"The ‘models of integrity’ in Kee's fascinating account are articulated in the intersection of individual codes of conduct, art world conventions, and the range of activities that are both facilitated and enjoined by legal protocols. Taking full advantage of her double background, as a practising lawyer who subsequently turned her attention to art history, Kee examines many telling points of comparison between the two fields while also drawing on a wealth of archival research."
— Art History
"Adds a novel perspective on art law, highlighting how both law and art can serve as sources of creative thinking. Illustrations and scholarship form an integral part of the book, and constitute an unconventional and much needed artistic take on the law [putting] six post-sixties artworks in their legal, historical, political, and artistic contexts."
— Center for Art Law Blog
"Brushing with critical intersections of law and contemporary art, this book explores concepts of integrity as mediated and represented through artworks of the 1960s and onwards. Dancing fuidly between historical context, art theory, and legal theory, each piece of art is grounded in the legal developments of the time: questions of integrity for law and artists, the creation of artistic ownership rights, the constitutive power of property, and the emergence of art forms not yet recognised as art. Through art, Kee opens up vital spaces of legal discussion through depictions of (and participation in) authority, power, disobedience and other possibilities beyond compliance and consensus."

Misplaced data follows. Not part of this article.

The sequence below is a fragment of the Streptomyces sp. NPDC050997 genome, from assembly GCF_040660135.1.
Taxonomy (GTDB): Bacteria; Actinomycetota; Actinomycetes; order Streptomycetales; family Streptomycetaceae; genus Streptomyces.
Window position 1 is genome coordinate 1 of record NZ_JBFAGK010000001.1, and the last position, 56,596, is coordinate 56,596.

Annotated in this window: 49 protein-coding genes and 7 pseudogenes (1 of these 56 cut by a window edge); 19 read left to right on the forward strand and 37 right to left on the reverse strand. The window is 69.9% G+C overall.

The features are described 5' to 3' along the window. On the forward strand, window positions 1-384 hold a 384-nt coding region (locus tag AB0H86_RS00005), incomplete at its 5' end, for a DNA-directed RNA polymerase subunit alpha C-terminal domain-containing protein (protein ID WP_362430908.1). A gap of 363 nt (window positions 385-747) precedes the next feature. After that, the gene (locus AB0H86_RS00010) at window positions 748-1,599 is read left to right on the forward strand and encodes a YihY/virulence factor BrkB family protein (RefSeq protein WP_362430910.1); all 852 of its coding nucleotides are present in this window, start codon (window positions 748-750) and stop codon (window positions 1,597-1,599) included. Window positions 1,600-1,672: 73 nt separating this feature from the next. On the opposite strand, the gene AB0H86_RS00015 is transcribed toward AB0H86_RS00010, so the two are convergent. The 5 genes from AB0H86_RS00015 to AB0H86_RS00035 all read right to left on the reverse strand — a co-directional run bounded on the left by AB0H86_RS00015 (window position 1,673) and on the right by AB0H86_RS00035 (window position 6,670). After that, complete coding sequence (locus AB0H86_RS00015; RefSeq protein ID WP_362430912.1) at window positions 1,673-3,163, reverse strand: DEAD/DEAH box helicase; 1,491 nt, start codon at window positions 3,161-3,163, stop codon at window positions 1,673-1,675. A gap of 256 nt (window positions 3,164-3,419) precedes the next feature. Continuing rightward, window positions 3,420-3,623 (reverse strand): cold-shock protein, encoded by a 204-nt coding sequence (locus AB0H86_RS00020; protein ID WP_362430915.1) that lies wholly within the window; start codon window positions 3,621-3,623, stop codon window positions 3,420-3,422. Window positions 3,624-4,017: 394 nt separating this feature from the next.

— Journal for the Semiotics of Law
“The book speaks to a variety of audiences: those interested in post-1960s art of the United States; in the intersection of art and law; in the history of law and its intersections with art; in art triggering negative accountability and what is now referred to as moral outrage and call-out culture; and in art and its broader connections to social, political, and cultural moments in history. It also gestures toward a neglected field of art historical research that is ripe for development: an art history informed by legal analysis. . . . the strength of Models of Integrity is not just its integration of legal analysis into art history, it is also how the book lays the groundwork for (or one might say: operates as a model for) future scholarship examining the intersection of art and law.”
— Law & Literature
"A perceptive and sophisticated book that brings remarkable insight to the complex entanglements of law and art. It deftly and incisively explores the connections between art and law at a time in history during which there was “a crisis of citizenship." Rather than advocating a particular ideological agenda in response to this crisis, through her compelling interpretations of a series of case studies Kee illuminates how the relationships between the art and law invite critical engagement with “politics in need of accounting.”
— Law, Culture, and the Humanities
"An exceptional and commanding work of scholarship. Despite the author’s qualification that the book might fall short of the visual analysis expected in an art history text, Kee’s book is vividly illustrative, and boldly leads the reader through the oft- fraught liminal space between art and law. The book’s achievements extend far beyond effectively bearing legal concepts on art or narrating the logistical relations between art and law. To be exact, its real feats lie in its rumination on not only the plasticity of the law, but also on art as an extralegal machination that structures our society. In this way, Kee’s work will serve as a model for future scholarship in this emerging interdisciplinary field."
— Journal of Visual Culture